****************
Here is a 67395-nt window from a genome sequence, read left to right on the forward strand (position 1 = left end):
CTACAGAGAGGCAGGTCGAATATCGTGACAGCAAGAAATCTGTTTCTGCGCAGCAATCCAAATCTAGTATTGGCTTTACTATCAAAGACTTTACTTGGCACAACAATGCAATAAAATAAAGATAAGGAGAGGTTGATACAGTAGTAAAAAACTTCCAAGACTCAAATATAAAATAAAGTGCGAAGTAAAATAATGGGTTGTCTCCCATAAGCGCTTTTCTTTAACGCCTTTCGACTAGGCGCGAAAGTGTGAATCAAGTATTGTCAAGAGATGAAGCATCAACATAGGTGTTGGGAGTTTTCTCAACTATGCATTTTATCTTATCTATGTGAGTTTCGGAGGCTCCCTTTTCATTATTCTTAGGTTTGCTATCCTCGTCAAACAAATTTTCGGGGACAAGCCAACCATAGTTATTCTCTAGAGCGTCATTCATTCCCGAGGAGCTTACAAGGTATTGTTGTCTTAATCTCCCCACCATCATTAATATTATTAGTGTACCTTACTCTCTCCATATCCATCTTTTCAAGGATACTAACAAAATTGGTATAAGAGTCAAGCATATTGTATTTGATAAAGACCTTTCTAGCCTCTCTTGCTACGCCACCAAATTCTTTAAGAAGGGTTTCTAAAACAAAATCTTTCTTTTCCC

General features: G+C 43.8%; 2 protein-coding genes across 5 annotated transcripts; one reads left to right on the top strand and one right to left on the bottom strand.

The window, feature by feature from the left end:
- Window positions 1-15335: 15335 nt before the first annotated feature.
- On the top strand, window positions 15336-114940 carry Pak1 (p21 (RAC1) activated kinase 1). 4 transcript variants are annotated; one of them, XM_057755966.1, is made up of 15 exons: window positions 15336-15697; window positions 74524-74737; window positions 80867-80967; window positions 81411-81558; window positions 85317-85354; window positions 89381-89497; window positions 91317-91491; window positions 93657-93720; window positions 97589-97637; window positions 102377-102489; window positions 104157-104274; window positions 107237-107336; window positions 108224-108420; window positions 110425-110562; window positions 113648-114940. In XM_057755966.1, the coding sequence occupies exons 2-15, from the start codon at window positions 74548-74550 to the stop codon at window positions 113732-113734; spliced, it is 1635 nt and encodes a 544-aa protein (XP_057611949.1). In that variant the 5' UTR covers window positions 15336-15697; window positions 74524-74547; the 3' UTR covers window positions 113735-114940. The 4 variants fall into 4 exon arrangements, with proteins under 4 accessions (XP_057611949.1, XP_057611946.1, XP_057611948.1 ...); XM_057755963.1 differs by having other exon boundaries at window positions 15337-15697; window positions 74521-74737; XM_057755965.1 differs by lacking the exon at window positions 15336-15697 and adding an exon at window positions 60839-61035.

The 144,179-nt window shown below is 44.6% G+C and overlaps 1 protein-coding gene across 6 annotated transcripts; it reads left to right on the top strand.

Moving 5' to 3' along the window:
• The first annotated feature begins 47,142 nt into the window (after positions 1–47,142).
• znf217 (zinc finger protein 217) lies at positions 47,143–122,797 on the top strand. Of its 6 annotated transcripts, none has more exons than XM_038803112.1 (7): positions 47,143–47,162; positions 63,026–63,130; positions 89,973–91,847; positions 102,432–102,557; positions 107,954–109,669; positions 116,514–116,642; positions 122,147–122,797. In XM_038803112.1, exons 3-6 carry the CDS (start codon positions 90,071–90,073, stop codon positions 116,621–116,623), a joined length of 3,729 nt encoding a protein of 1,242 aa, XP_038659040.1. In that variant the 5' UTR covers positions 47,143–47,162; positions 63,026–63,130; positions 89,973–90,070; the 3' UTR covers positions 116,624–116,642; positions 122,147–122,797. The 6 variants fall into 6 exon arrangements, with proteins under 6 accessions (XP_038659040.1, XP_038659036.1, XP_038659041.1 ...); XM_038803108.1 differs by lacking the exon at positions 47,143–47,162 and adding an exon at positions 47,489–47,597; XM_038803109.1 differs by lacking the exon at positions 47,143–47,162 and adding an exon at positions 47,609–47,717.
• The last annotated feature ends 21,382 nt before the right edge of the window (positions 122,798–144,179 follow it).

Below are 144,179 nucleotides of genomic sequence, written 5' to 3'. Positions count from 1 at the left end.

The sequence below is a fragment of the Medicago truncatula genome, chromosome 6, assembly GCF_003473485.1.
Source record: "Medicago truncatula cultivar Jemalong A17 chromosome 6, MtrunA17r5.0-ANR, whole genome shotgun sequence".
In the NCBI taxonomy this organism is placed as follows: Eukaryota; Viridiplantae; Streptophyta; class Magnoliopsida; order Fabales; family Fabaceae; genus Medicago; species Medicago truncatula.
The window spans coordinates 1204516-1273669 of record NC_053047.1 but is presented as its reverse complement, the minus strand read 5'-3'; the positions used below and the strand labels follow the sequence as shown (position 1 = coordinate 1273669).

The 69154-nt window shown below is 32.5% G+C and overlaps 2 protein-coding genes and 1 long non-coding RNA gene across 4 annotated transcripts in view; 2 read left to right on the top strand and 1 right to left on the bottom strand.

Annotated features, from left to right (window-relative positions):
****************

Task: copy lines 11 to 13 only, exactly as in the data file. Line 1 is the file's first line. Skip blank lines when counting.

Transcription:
• The last annotated feature ends 21,382 nt before the right edge of the window (positions 122,798–144,179 follow it).

Below are 144,179 nucleotides of genomic sequence, written 5' to 3'. Positions count from 1 at the left end.

The sequence below is a fragment of the Medicago truncatula genome, chromosome 6, assembly GCF_003473485.1.